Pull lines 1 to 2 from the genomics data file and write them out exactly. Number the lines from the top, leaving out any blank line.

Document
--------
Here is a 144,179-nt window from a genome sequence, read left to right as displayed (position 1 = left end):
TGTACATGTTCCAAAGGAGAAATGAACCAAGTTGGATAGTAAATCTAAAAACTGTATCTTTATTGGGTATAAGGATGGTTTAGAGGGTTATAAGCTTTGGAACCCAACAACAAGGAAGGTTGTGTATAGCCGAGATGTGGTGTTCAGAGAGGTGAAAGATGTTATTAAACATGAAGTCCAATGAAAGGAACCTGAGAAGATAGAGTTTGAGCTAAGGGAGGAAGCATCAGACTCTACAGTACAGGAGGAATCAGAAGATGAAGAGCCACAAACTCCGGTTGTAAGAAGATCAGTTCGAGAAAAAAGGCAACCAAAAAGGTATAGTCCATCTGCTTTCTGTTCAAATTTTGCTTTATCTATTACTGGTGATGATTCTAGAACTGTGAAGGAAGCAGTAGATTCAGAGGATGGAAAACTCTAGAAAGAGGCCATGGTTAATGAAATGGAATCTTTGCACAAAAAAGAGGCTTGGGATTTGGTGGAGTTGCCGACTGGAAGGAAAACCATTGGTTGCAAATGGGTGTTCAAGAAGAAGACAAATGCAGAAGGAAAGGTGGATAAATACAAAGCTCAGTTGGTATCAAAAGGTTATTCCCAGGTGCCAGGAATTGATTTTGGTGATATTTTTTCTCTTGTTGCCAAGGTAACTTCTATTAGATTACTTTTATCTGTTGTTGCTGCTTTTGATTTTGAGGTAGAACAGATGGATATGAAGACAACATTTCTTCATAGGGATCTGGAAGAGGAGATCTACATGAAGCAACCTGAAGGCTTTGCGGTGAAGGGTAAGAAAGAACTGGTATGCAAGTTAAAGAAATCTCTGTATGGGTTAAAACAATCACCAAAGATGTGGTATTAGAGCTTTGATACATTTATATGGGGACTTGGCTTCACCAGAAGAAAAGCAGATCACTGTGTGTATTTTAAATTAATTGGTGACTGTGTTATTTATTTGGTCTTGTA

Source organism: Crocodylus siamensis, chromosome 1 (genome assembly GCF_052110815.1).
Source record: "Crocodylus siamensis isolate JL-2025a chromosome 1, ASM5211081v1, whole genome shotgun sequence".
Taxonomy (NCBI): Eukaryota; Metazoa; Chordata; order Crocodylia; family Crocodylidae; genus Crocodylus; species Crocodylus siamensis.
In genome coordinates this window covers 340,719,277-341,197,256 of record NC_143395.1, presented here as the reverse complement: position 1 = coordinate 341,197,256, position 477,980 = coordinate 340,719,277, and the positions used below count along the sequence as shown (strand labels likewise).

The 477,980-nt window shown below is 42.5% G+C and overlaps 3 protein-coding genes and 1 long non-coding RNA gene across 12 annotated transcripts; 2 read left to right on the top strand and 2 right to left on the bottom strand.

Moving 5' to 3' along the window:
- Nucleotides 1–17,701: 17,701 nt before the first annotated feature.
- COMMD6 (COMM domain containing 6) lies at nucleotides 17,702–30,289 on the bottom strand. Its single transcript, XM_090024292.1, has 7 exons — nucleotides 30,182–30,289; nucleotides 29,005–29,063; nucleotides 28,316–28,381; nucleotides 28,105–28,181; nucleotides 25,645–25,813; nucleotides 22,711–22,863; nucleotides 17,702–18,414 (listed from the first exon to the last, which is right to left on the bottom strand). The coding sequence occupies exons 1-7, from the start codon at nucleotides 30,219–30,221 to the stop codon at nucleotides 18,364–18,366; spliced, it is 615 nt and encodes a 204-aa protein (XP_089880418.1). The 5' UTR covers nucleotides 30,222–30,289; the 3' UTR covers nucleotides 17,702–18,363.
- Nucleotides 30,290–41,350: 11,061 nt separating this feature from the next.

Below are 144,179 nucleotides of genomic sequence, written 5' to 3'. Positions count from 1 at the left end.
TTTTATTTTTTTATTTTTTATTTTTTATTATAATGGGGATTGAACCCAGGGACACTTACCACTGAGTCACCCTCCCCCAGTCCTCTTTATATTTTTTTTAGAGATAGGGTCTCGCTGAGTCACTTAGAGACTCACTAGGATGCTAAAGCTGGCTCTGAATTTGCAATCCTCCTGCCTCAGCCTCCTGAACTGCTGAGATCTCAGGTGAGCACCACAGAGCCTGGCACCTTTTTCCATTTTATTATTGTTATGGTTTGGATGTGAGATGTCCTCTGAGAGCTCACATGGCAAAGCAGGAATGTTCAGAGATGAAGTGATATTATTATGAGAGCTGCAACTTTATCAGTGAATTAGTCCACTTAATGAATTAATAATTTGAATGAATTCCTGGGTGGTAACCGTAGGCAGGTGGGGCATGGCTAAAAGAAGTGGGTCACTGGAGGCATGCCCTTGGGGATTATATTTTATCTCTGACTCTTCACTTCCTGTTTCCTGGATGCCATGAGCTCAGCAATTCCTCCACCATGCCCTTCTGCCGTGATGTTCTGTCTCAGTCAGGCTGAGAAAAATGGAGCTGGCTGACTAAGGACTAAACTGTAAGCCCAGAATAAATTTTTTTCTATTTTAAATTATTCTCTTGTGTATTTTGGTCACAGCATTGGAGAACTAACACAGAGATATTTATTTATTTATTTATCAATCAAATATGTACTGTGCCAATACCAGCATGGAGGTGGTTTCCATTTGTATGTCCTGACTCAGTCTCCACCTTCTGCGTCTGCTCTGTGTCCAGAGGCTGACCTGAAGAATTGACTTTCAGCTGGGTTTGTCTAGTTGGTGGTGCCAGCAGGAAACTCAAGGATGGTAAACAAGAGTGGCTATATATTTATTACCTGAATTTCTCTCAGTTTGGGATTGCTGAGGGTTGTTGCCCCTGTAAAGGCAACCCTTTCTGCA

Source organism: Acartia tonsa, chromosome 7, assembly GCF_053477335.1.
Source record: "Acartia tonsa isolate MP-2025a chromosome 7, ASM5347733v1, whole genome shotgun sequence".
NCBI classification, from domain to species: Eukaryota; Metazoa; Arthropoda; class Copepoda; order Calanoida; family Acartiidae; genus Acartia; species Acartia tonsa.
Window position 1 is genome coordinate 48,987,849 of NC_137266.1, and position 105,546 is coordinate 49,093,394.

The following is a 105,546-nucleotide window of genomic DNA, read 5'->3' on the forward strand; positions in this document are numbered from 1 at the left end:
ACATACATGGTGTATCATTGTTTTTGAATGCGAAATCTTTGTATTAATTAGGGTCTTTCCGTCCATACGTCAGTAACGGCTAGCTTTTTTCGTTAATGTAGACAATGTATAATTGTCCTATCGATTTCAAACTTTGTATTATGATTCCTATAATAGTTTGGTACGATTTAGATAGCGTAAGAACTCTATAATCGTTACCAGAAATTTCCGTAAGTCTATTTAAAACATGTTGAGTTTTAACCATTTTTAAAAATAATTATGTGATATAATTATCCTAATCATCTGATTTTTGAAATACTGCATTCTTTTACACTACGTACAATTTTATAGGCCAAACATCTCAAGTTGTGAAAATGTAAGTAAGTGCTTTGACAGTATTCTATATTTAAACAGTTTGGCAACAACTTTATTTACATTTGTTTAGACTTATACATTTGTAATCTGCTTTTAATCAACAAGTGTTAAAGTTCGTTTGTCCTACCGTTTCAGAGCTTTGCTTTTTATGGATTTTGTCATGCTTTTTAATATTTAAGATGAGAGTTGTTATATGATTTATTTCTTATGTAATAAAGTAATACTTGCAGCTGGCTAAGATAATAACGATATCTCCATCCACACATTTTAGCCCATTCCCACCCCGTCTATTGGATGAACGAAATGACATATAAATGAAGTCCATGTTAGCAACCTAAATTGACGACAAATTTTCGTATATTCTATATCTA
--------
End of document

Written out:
Here is a 144,179-nt window from a genome sequence, read left to right as displayed (position 1 = left end):
TGTACATGTTCCAAAGGAGAAATGAACCAAGTTGGATAGTAAATCTAAAAACTGTATCTTTATTGGGTATAAGGATGGTTTAGAGGGTTATAAGCTTTGGAACCCAACAACAAGGAAGGTTGTGTATAGCCGAGATGTGGTGTTCAGAGAGGTGAAAGATGTTATTAAACATGAAGTCCAATGAAAGGAACCTGAGAAGATAGAGTTTGAGCTAAGGGAGGAAGCATCAGACTCTACAGTACAGGAGGAATCAGAAGATGAAGAGCCACAAACTCCGGTTGTAAGAAGATCAGTTCGAGAAAAAAGGCAACCAAAAAGGTATAGTCCATCTGCTTTCTGTTCAAATTTTGCTTTATCTATTACTGGTGATGATTCTAGAACTGTGAAGGAAGCAGTAGATTCAGAGGATGGAAAACTCTAGAAAGAGGCCATGGTTAATGAAATGGAATCTTTGCACAAAAAAGAGGCTTGGGATTTGGTGGAGTTGCCGACTGGAAGGAAAACCATTGGTTGCAAATGGGTGTTCAAGAAGAAGACAAATGCAGAAGGAAAGGTGGATAAATACAAAGCTCAGTTGGTATCAAAAGGTTATTCCCAGGTGCCAGGAATTGATTTTGGTGATATTTTTTCTCTTGTTGCCAAGGTAACTTCTATTAGATTACTTTTATCTGTTGTTGCTGCTTTTGATTTTGAGGTAGAACAGATGGATATGAAGACAACATTTCTTCATAGGGATCTGGAAGAGGAGATCTACATGAAGCAACCTGAAGGCTTTGCGGTGAAGGGTAAGAAAGAACTGGTATGCAAGTTAAAGAAATCTCTGTATGGGTTAAAACAATCACCAAAGATGTGGTATTAGAGCTTTGATACATTTATATGGGGACTTGGCTTCACCAGAAGAAAAGCAGATCACTGTGTGTATTTTAAATTAATTGGTGACTGTGTTATTTATTTGGTCTTGTA